According to an article recently published in the journal Blood, the treatment combination consisting of Thalomid® (thalidomide), Doxil® (pegylated doxorubicin), and dexamethasone is very effective and well tolerated in elderly patients with multiple myeloma.
Multiple myeloma is a cancer of the blood that affects the plasma cells. Plasma cells are an important part of the immune system; they produce antibodies to help fight infection and disease. Multiple myeloma is characterized by an excess production of abnormal plasma cells. Symptoms include increased risk of bacterial infections and impaired immune responses.
Treatment options for multiple myeloma were historically restricted to chemotherapy; however, treatment is rapidly evolving as newer agents such as Velcade® (bortezomib), Thalomid, and Revlimid® (lenalidomide) are becoming more commonly used. These newer agents tend to be well tolerated, which is an important consideration for elderly patients because they tend not to tolerate more aggressive therapies as well as younger patients. Researchers continue to evaluate novel treatment strategies in order to offer all patients optimal and individualized therapeutic approaches.
Researchers from Italy recently conducted a clinical trial to evaluate Thalomid, Doxil, and dexamethasone in the treatment of elderly patients with multiple myeloma. Thalomid is an agent that interferes with the supply of blood to the cancer cells, ultimately starving the cancer of nutrients. In addition, Thalomid is thought to have biologic properties that stimulate the immune system to help fight cancer. This trial included 50 patients who were 65 years of age or older.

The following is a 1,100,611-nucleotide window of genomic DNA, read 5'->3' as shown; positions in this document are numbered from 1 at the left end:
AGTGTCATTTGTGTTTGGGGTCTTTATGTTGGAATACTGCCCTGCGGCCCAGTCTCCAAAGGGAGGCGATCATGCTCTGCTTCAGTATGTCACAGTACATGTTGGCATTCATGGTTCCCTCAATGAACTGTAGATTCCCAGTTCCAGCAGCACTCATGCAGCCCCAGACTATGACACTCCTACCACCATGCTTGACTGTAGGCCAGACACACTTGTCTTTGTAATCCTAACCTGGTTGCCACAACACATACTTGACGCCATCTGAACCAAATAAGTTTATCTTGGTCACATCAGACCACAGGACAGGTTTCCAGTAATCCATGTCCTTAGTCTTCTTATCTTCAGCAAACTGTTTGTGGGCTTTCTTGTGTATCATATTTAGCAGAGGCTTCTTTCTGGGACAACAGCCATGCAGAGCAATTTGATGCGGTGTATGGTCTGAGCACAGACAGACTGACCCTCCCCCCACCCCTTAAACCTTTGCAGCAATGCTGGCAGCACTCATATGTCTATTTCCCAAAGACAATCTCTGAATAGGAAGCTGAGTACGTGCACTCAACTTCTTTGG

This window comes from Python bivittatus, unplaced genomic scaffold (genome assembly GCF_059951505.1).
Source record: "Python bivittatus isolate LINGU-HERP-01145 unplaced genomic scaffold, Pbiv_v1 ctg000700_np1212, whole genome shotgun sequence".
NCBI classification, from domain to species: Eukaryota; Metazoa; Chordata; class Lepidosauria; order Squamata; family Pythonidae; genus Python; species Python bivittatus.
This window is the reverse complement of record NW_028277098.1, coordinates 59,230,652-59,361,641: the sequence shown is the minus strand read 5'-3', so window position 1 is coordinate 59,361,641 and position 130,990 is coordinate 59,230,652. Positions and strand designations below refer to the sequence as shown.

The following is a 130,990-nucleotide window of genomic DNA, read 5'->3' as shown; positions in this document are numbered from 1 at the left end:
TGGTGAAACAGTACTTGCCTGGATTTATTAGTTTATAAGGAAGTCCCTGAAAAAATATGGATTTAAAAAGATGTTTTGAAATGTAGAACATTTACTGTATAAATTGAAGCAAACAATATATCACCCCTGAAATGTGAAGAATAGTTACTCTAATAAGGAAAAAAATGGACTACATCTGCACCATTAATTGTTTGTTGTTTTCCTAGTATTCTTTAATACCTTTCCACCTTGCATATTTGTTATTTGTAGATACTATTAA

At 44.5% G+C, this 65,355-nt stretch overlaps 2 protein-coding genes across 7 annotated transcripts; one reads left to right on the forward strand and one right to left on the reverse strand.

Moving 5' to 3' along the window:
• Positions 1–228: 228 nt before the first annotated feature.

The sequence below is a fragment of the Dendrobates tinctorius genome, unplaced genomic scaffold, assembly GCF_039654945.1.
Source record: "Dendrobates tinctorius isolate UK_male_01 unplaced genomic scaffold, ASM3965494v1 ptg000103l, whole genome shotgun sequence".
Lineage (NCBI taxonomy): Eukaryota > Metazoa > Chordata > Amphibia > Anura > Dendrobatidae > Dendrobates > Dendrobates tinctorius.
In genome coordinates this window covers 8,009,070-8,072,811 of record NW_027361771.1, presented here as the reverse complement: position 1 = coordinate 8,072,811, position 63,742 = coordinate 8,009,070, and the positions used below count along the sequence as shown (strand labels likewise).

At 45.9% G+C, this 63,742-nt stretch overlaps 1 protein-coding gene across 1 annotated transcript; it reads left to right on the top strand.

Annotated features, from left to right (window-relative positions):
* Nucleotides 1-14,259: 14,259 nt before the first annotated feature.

- Complete disappearances of detectable cancer occurred in 34% of patients.
- At two years approximately 30% of patients had a cancer recurrence.
- At three years overall survival was 74%.
- Partial regression of cancer occurred in 54% of patients.
- Patients with greater anticancer responses achieved better outcomes.
The researchers concluded that the treatment combination consisting of Thalomid, Doxil, and dexamethasone appears to be a very effective treatment option in elderly patients with newly diagnosed multiple myeloma. Future trials comparing this regimen to others are warranted.
Reference: Offidani M, Corvata L, Piersantelli M-N, et al. Thalidomide, dexamethasone, and pegylated liposomal doxorubicin (ThaDD) for patients older than 65 years with newly diagnosed multiple myeloma. Blood. 2006;108:2159-2164.